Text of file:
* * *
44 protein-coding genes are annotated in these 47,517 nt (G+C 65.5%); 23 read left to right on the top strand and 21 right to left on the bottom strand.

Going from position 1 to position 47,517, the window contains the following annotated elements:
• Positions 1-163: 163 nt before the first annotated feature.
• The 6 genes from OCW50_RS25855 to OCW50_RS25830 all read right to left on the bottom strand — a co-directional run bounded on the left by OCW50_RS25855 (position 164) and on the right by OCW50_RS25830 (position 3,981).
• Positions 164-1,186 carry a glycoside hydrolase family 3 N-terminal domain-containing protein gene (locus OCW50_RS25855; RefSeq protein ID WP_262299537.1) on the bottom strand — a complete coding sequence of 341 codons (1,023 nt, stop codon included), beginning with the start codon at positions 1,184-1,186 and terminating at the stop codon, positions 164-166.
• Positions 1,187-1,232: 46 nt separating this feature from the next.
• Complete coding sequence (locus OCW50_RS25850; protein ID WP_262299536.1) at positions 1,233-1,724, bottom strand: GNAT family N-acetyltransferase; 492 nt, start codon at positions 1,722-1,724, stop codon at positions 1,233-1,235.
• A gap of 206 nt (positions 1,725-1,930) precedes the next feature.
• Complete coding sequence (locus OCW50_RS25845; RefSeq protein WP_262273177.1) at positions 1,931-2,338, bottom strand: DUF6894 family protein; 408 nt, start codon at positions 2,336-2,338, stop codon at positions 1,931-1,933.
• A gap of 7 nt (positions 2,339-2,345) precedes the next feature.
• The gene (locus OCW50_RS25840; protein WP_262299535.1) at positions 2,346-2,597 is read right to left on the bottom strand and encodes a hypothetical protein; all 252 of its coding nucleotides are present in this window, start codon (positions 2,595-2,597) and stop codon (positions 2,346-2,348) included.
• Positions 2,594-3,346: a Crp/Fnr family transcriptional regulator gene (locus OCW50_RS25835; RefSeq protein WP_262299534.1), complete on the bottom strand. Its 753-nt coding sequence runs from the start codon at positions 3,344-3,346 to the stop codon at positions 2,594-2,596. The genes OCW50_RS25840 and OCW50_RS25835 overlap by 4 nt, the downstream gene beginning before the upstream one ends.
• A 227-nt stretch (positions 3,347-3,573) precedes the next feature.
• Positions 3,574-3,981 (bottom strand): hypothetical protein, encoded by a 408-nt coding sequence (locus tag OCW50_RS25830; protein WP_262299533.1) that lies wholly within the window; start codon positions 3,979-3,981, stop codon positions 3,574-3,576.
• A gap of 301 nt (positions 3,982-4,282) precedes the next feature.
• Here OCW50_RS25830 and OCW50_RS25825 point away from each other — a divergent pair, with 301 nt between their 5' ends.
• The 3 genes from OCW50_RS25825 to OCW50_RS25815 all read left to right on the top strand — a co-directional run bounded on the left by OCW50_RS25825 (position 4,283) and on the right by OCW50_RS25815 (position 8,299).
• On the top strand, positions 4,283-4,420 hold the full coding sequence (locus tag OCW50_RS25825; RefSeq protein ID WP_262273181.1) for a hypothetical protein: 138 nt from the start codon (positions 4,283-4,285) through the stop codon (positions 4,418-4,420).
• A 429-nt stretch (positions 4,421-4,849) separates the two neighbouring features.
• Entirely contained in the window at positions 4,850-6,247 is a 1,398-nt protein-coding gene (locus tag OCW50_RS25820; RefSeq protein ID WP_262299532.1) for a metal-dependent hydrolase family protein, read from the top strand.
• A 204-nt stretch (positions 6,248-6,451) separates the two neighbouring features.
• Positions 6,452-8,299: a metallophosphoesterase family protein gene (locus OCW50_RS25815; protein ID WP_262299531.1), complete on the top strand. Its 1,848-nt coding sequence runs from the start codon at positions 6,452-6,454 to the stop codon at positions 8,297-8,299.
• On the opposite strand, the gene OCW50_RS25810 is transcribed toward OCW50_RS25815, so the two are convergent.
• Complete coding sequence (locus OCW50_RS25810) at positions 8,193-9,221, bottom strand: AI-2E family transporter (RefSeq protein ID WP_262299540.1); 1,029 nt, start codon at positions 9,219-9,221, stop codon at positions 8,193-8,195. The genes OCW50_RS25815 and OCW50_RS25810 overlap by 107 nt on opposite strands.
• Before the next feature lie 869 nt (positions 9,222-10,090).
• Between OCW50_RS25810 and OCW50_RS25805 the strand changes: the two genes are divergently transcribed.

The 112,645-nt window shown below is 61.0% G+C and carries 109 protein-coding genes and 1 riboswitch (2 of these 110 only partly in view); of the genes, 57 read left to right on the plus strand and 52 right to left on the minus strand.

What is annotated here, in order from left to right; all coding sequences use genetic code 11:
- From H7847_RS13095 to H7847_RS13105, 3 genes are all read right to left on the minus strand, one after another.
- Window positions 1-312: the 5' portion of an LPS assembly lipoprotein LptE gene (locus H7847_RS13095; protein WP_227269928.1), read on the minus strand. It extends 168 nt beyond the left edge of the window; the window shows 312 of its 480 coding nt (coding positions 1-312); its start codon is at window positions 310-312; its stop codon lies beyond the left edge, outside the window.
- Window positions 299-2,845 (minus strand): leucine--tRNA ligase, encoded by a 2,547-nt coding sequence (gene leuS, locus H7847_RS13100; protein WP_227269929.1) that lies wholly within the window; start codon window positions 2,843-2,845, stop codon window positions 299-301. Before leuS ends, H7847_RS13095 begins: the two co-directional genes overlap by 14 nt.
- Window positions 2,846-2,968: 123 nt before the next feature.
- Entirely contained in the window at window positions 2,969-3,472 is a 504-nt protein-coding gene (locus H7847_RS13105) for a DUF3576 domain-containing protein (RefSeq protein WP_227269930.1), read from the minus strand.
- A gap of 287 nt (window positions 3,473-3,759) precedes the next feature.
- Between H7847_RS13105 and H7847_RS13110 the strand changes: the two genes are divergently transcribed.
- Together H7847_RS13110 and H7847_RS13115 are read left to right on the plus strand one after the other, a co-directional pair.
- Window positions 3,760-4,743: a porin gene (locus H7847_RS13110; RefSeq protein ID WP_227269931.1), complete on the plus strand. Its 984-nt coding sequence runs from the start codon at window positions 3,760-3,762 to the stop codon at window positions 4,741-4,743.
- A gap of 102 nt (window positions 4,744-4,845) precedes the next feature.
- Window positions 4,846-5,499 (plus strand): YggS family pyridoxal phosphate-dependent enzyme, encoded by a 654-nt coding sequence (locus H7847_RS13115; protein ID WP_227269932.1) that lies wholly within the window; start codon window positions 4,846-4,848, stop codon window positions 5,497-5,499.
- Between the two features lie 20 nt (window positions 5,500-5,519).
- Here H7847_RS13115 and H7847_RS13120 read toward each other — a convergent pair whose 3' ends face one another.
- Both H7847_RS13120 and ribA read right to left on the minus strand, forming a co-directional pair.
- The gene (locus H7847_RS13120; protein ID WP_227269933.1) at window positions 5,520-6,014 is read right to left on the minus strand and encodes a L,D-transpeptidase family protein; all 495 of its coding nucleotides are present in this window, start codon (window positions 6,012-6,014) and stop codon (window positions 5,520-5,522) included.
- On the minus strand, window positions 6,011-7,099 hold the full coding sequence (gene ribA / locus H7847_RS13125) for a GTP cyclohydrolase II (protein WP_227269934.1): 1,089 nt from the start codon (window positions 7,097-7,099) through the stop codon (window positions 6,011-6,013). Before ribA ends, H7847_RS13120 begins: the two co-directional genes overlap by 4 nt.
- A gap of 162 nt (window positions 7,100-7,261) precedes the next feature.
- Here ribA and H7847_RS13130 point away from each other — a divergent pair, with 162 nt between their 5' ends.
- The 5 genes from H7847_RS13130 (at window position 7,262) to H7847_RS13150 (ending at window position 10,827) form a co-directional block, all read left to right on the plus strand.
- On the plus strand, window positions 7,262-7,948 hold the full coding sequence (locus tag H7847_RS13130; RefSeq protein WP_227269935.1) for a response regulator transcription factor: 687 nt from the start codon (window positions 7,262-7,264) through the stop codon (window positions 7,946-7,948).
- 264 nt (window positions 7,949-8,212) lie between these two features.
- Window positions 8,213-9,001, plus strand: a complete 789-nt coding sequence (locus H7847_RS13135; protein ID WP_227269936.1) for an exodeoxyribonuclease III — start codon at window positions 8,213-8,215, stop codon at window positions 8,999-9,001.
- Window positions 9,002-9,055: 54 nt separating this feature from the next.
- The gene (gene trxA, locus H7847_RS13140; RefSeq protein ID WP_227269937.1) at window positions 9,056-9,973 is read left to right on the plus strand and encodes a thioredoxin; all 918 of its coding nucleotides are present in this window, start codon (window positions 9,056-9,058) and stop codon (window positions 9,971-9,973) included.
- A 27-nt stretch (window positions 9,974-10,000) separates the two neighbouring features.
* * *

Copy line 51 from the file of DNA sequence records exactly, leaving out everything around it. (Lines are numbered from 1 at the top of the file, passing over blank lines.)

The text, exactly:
- Window positions 9,002-9,055: 54 nt separating this feature from the next.